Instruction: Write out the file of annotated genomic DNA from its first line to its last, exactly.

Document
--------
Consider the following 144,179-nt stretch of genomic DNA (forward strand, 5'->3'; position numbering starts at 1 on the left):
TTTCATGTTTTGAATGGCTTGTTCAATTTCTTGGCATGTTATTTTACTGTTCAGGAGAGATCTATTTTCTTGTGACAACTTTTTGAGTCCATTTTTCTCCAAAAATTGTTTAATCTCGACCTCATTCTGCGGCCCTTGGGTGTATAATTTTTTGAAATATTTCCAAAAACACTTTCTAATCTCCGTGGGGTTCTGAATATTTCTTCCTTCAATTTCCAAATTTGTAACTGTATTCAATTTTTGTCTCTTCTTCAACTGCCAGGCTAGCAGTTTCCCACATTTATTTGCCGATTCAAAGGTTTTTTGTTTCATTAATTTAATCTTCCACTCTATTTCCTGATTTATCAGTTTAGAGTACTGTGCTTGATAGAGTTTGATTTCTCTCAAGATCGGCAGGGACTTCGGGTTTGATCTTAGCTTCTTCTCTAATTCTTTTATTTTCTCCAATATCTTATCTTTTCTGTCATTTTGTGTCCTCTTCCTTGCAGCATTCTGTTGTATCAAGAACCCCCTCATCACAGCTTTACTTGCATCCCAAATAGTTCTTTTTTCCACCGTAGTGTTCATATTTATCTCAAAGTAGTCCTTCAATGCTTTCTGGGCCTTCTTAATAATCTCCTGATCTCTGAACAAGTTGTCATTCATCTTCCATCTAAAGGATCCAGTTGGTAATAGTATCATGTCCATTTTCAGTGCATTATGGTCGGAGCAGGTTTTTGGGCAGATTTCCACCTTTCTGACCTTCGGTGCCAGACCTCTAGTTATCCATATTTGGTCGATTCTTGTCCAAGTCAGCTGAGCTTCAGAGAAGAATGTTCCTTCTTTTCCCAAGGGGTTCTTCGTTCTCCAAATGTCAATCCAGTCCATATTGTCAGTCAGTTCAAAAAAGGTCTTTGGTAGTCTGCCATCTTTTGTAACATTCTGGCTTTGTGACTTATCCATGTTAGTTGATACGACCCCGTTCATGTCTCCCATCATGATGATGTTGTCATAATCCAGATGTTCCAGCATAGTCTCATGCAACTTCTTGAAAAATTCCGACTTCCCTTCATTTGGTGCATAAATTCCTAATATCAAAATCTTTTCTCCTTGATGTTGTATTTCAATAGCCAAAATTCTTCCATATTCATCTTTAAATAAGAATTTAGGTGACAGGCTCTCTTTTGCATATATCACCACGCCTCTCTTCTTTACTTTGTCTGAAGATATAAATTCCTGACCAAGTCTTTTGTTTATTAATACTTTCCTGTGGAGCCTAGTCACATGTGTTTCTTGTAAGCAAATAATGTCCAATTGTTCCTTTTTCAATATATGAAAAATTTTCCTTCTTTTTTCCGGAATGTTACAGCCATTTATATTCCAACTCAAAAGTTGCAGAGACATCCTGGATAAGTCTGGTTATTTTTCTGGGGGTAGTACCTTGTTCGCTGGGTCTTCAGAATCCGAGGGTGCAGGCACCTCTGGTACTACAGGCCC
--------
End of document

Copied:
Consider the following 144,179-nt stretch of genomic DNA (forward strand, 5'->3'; position numbering starts at 1 on the left):
TTTCATGTTTTGAATGGCTTGTTCAATTTCTTGGCATGTTATTTTACTGTTCAGGAGAGATCTATTTTCTTGTGACAACTTTTTGAGTCCATTTTTCTCCAAAAATTGTTTAATCTCGACCTCATTCTGCGGCCCTTGGGTGTATAATTTTTTGAAATATTTCCAAAAACACTTTCTAATCTCCGTGGGGTTCTGAATATTTCTTCCTTCAATTTCCAAATTTGTAACTGTATTCAATTTTTGTCTCTTCTTCAACTGCCAGGCTAGCAGTTTCCCACATTTATTTGCCGATTCAAAGGTTTTTTGTTTCATTAATTTAATCTTCCACTCTATTTCCTGATTTATCAGTTTAGAGTACTGTGCTTGATAGAGTTTGATTTCTCTCAAGATCGGCAGGGACTTCGGGTTTGATCTTAGCTTCTTCTCTAATTCTTTTATTTTCTCCAATATCTTATCTTTTCTGTCATTTTGTGTCCTCTTCCTTGCAGCATTCTGTTGTATCAAGAACCCCCTCATCACAGCTTTACTTGCATCCCAAATAGTTCTTTTTTCCACCGTAGTGTTCATATTTATCTCAAAGTAGTCCTTCAATGCTTTCTGGGCCTTCTTAATAATCTCCTGATCTCTGAACAAGTTGTCATTCATCTTCCATCTAAAGGATCCAGTTGGTAATAGTATCATGTCCATTTTCAGTGCATTATGGTCGGAGCAGGTTTTTGGGCAGATTTCCACCTTTCTGACCTTCGGTGCCAGACCTCTAGTTATCCATATTTGGTCGATTCTTGTCCAAGTCAGCTGAGCTTCAGAGAAGAATGTTCCTTCTTTTCCCAAGGGGTTCTTCGTTCTCCAAATGTCAATCCAGTCCATATTGTCAGTCAGTTCAAAAAAGGTCTTTGGTAGTCTGCCATCTTTTGTAACATTCTGGCTTTGTGACTTATCCATGTTAGTTGATACGACCCCGTTCATGTCTCCCATCATGATGATGTTGTCATAATCCAGATGTTCCAGCATAGTCTCATGCAACTTCTTGAAAAATTCCGACTTCCCTTCATTTGGTGCATAAATTCCTAATATCAAAATCTTTTCTCCTTGATGTTGTATTTCAATAGCCAAAATTCTTCCATATTCATCTTTAAATAAGAATTTAGGTGACAGGCTCTCTTTTGCATATATCACCACGCCTCTCTTCTTTACTTTGTCTGAAGATATAAATTCCTGACCAAGTCTTTTGTTTATTAATACTTTCCTGTGGAGCCTAGTCACATGTGTTTCTTGTAAGCAAATAATGTCCAATTGTTCCTTTTTCAATATATGAAAAATTTTCCTTCTTTTTTCCGGAATGTTACAGCCATTTATATTCCAACTCAAAAGTTGCAGAGACATCCTGGATAAGTCTGGTTATTTTTCTGGGGGTAGTACCTTGTTCGCTGGGTCTTCAGAATCCGAGGGTGCAGGCACCTCTGGTACTACAGGCCC